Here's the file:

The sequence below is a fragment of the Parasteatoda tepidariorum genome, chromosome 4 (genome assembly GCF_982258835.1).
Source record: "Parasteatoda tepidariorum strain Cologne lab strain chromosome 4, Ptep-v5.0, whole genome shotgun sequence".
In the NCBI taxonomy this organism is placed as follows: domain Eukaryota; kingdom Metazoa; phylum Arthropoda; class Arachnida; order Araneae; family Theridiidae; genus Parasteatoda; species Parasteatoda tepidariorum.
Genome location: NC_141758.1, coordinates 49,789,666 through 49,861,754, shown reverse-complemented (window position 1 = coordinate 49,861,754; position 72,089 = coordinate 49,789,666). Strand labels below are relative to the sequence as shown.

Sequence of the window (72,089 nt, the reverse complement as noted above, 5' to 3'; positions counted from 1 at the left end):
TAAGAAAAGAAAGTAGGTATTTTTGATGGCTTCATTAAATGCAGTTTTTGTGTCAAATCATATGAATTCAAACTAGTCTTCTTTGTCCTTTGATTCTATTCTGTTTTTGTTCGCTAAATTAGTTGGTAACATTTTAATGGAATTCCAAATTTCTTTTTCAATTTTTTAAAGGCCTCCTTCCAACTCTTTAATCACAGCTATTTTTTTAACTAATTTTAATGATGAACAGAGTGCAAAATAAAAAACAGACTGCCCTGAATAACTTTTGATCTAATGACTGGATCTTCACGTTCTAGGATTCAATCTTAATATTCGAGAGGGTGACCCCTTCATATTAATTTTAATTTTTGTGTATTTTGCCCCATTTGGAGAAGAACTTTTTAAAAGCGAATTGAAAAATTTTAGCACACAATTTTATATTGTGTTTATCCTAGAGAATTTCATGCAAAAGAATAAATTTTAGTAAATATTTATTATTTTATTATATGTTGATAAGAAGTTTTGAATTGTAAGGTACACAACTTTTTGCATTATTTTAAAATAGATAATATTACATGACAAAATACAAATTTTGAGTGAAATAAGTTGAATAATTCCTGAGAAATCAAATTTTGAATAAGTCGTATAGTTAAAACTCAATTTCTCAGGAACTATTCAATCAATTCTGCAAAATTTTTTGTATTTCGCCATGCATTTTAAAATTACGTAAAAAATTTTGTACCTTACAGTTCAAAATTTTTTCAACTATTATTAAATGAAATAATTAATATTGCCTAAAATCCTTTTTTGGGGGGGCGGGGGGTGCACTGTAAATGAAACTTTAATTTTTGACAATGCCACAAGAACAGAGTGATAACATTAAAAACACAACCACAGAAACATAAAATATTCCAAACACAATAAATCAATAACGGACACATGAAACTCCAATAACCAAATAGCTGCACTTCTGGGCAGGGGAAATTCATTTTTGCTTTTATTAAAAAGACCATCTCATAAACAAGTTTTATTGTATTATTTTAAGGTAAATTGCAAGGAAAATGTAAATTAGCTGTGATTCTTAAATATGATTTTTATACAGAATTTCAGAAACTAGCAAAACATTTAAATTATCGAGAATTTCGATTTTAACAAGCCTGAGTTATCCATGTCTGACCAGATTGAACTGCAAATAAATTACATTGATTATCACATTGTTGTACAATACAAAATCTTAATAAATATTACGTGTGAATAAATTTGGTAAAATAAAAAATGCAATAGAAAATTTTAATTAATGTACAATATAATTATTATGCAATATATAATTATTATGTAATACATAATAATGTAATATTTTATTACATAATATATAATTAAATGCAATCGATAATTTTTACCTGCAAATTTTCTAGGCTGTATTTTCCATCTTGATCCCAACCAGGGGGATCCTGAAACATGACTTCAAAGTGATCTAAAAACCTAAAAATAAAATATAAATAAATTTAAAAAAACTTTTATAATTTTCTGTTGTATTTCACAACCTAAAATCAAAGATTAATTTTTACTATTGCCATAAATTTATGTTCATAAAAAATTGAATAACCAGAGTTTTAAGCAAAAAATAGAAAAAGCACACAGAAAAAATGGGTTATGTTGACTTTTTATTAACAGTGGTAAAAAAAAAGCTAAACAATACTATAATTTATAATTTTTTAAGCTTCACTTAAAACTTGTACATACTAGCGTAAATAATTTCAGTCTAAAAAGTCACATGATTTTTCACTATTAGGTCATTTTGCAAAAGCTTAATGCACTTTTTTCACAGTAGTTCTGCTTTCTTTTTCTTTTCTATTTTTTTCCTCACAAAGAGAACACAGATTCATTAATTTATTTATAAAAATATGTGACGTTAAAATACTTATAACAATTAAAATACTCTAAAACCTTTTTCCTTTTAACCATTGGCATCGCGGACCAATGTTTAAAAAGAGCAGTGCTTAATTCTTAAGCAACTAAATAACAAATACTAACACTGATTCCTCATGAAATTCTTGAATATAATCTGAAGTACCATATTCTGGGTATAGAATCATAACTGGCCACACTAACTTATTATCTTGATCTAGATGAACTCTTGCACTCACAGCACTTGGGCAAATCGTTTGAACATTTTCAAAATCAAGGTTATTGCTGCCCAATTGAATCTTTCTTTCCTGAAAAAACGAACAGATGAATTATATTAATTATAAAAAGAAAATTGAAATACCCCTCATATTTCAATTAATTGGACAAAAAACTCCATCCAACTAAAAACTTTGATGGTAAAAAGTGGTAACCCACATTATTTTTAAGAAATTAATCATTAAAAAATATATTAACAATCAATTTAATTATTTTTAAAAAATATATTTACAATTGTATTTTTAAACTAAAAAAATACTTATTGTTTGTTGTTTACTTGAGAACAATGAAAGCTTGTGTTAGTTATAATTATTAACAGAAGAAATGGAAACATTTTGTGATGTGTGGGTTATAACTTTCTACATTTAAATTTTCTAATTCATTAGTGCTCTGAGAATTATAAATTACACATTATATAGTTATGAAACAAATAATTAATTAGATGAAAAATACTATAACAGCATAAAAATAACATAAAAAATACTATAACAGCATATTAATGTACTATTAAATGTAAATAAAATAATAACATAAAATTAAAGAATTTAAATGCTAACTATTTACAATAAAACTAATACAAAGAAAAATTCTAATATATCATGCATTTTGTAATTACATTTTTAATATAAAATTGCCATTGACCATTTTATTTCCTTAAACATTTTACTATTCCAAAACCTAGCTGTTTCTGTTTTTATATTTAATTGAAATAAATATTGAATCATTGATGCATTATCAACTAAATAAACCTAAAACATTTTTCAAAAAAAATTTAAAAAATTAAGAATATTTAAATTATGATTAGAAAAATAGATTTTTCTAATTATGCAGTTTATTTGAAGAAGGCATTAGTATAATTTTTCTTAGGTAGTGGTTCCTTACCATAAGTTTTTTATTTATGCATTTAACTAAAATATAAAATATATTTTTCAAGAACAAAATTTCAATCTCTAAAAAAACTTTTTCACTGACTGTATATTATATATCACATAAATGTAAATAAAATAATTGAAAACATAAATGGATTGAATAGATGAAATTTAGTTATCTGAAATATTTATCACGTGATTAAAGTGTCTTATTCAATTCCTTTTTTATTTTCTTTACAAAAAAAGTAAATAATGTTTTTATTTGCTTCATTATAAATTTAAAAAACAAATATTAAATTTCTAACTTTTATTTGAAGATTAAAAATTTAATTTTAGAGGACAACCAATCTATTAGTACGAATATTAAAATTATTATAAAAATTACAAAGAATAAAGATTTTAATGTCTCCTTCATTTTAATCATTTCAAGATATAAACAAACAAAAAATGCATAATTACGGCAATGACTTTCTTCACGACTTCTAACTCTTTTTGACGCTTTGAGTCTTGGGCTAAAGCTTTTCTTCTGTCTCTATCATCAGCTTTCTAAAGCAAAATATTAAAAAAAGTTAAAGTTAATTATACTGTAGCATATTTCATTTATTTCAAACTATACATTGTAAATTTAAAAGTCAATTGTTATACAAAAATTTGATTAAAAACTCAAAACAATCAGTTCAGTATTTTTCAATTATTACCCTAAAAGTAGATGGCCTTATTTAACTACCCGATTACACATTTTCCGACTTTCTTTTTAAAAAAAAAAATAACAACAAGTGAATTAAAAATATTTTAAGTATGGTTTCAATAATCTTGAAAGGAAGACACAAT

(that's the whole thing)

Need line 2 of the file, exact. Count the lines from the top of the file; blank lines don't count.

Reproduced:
Source record: "Parasteatoda tepidariorum strain Cologne lab strain chromosome 4, Ptep-v5.0, whole genome shotgun sequence".